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ADDRESS (ADministration of DRotrecogin alfa [activated] in Early stage Severe Sepsis) long-term follow-up: One-year safety and efficacy evaluation*

Laterre, Pierre-Francois MD; Abraham, Edward MD; Janes, Jonathan M. FRCP; Trzaskoma, Benjamin L. MS; Correll, Nancy L.; Booth, Frank V. MD

Critical Care Medicine:
doi: 10.1097/01.CCM.0000266588.95733.63
Feature Articles
Abstract

Objective: To demonstrate that drotrecogin alfa (activated) has an acceptable safety profile 1 yr from randomization.

Design: One-year follow-up of patients participating in a placebo-controlled clinical study of drotrecogin alfa (activated) in severe sepsis patients at low risk of death (the ADDRESS study).

Setting: The study was conducted at 516 hospitals in 34 countries.

Patients: The study included 2,640 patients.

Interventions: One-year follow-up was performed as an addendum to the placebo-controlled ADDRESS study. Treatment groups were compared using the chi-square test and Kaplan-Meier estimates.

Measurements and Main Results: Survival status at 1 yr was obtained for 90% of patients enrolled in the study (n = 2,376). The difference in mortality rate between drotrecogin alfa (activated) and placebo patients was numerically smaller at 1 yr (34.2% and 34.0%, respectively, p = .94) than at 28 days (18.5% and 17.0%, respectively, p = .34). In the subgroups defined by organ dysfunction class (single or multiple) and Acute Physiology and Chronic Health Evaluation II score (<25 or ≥25), the differences in mortality rate between treatment groups at 1 yr were consistent with those observed at 28 days; no significant differences in mortality rates between treatment groups were observed. No additional serious adverse events were reported during the period between hospital discharge and 1 yr.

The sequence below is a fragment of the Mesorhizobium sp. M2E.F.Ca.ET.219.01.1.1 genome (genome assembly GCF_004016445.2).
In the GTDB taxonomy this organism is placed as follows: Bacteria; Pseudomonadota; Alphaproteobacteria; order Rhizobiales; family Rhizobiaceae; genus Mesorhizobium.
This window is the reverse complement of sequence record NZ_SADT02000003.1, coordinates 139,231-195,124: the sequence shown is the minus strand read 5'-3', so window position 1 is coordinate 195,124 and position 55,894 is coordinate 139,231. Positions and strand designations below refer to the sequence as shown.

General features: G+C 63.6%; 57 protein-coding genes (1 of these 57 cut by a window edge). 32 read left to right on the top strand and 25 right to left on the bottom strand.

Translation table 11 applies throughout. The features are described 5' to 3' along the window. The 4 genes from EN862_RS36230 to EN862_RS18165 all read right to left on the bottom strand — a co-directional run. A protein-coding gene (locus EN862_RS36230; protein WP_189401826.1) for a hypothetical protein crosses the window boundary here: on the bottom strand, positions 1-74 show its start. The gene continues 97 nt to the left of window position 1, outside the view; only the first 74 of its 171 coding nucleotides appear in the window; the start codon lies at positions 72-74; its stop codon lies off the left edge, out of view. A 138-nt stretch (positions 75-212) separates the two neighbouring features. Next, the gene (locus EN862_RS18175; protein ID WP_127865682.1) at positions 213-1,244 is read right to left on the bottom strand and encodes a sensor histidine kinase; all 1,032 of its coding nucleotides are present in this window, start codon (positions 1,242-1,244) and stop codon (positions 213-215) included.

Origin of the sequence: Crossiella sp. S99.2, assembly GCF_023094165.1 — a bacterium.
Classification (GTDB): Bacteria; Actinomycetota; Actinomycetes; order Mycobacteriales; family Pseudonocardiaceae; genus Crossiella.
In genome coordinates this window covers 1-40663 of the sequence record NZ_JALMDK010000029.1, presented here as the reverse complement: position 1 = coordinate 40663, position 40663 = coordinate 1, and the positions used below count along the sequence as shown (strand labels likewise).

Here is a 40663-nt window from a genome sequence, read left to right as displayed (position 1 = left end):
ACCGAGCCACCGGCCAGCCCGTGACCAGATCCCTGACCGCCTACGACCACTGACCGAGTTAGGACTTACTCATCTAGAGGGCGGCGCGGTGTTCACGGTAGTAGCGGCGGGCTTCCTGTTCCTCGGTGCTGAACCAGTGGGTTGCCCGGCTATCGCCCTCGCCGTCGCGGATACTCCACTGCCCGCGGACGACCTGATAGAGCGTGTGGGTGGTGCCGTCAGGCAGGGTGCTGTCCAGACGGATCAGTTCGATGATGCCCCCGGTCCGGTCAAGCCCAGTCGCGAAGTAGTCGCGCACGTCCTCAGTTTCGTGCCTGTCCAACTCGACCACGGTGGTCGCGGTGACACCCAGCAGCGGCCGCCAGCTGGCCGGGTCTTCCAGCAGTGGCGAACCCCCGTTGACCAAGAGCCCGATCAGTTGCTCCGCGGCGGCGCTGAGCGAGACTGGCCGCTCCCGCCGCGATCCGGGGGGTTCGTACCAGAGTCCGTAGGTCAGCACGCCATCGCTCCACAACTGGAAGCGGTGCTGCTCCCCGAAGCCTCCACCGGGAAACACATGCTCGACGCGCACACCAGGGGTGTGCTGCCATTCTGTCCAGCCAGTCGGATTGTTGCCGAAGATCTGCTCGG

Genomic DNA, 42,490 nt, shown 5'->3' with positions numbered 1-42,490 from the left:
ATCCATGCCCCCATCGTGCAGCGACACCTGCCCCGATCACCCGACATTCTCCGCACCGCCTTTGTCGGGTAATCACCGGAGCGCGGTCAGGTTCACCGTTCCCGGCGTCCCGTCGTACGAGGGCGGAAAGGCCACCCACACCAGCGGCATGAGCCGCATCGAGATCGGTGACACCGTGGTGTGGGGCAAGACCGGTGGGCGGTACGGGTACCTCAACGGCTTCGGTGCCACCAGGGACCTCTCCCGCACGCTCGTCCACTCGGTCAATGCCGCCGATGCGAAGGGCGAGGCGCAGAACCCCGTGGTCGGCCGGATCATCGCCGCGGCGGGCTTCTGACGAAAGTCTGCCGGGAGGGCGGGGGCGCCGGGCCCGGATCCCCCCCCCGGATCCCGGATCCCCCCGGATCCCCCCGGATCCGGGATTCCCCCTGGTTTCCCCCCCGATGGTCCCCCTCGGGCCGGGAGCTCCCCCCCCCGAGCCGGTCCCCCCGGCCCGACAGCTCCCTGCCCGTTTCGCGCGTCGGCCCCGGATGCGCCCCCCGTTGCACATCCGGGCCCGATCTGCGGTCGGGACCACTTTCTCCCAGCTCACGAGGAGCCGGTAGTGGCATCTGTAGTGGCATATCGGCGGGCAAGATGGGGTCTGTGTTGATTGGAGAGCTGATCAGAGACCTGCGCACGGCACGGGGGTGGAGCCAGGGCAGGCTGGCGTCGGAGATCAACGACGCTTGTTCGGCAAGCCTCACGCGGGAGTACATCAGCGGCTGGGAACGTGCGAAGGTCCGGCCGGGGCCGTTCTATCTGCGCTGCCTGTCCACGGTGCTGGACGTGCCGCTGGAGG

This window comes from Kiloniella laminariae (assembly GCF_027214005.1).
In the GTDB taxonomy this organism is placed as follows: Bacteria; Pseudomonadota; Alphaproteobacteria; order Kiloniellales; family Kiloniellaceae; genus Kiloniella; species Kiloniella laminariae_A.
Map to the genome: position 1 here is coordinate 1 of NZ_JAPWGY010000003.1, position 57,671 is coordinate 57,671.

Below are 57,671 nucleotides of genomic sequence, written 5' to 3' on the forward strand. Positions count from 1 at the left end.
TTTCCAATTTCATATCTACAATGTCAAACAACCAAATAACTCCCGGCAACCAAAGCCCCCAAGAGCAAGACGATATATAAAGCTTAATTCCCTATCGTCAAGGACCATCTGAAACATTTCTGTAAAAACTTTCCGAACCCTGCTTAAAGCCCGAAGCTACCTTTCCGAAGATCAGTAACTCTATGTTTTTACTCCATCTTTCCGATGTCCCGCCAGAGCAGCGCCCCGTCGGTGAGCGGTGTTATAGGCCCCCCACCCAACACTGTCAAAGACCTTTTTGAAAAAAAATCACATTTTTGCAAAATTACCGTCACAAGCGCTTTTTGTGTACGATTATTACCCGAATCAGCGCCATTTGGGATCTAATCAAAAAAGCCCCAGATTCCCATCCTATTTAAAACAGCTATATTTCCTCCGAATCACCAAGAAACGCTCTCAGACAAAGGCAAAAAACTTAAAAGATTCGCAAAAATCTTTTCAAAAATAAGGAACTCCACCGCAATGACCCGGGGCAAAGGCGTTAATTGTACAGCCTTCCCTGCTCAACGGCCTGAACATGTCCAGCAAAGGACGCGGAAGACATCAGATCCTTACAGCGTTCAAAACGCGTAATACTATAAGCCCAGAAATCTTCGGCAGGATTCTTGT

Conclusions: No increased risk of death or evidence of harm at 1 yr was associated with drotrecogin alfa (activated) administration in patients with severe sepsis at lower risk of death.

Author Information

From the Department of Critical Care Medicine, St. Luc University Hospital, UCL, Brussels, Belgium (PFL); Division of Pulmonary Sciences and Critical Care Medicine, University of Colorado Health Sciences Center, Denver, CO (EA); Lilly Research Centre, Eli Lilly and Company, Erl Wood, UK (JNJ); and Lilly Research Laboratories, Eli Lilly and Company, Indianapolis, IN (BLT, NLC, FVB).

Supported, in part, by Eli Lilly and Company, Indianapolis, IN.

Drs. Abraham and Laterre either currently receive or previously have received research grant support from Eli Lilly and Company and either currently provide or previously have provided consulting services to Eli Lilly and Company. Dr. Booth and Mr. Trzaskoma are past employees and stockholders of Eli Lilly and Company. Dr. Janes and Ms. Correll are employees and stockholders of Eli Lilly and Company.

The study was conducted at 516 sites in 34 countries. A list of the participating institutions was published online in the full text article Abraham et al. N Engl J Med 2005; 353:1331–1342.

Address requests for reprints to: Pierre Francois Laterre, MD, St. Luc University Hospital, UCL, Medical-Surgical General ICU, Avenue Hippocrate 10, Brussels B-1200, Belgium.

Current address for Dr. Abraham: Department of Medicine, University of Alabama at Birmingham School of Medicine, Birmingham, AL. Current address for Dr. Booth: Novo Nordisk, Princeton, NJ. Current address for Mr. Trzaskoma: Genentech, South San Francisco, CA.

© 2007 by the Society of Critical Care Medicine and Lippincott Williams & Wilkins